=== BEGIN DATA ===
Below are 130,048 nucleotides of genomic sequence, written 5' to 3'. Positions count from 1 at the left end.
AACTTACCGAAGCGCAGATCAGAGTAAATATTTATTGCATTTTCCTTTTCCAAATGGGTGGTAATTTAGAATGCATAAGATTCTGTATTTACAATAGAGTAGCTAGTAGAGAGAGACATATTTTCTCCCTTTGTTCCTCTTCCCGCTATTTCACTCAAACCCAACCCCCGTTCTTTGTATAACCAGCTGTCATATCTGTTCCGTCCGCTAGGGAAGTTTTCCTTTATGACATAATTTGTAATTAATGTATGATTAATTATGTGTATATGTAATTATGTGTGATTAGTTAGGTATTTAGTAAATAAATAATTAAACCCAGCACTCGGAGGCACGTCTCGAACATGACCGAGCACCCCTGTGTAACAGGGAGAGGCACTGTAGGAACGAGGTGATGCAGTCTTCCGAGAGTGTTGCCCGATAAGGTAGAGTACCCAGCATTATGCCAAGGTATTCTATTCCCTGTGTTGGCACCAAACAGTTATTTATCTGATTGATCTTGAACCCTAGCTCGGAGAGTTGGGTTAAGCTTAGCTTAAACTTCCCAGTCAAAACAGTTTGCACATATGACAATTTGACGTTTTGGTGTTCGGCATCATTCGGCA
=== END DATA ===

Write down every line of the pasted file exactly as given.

Below are 130,048 nucleotides of genomic sequence, written 5' to 3'. Positions count from 1 at the left end.
AACTTACCGAAGCGCAGATCAGAGTAAATATTTATTGCATTTTCCTTTTCCAAATGGGTGGTAATTTAGAATGCATAAGATTCTGTATTTACAATAGAGTAGCTAGTAGAGAGAGACATATTTTCTCCCTTTGTTCCTCTTCCCGCTATTTCACTCAAACCCAACCCCCGTTCTTTGTATAACCAGCTGTCATATCTGTTCCGTCCGCTAGGGAAGTTTTCCTTTATGACATAATTTGTAATTAATGTATGATTAATTATGTGTATATGTAATTATGTGTGATTAGTTAGGTATTTAGTAAATAAATAATTAAACCCAGCACTCGGAGGCACGTCTCGAACATGACCGAGCACCCCTGTGTAACAGGGAGAGGCACTGTAGGAACGAGGTGATGCAGTCTTCCGAGAGTGTTGCCCGATAAGGTAGAGTACCCAGCATTATGCCAAGGTATTCTATTCCCTGTGTTGGCACCAAACAGTTATTTATCTGATTGATCTTGAACCCTAGCTCGGAGAGTTGGGTTAAGCTTAGCTTAAACTTCCCAGTCAAAACAGTTTGCACATATGACAATTTGACGTTTTGGTGTTCGGCATCATTCGGCA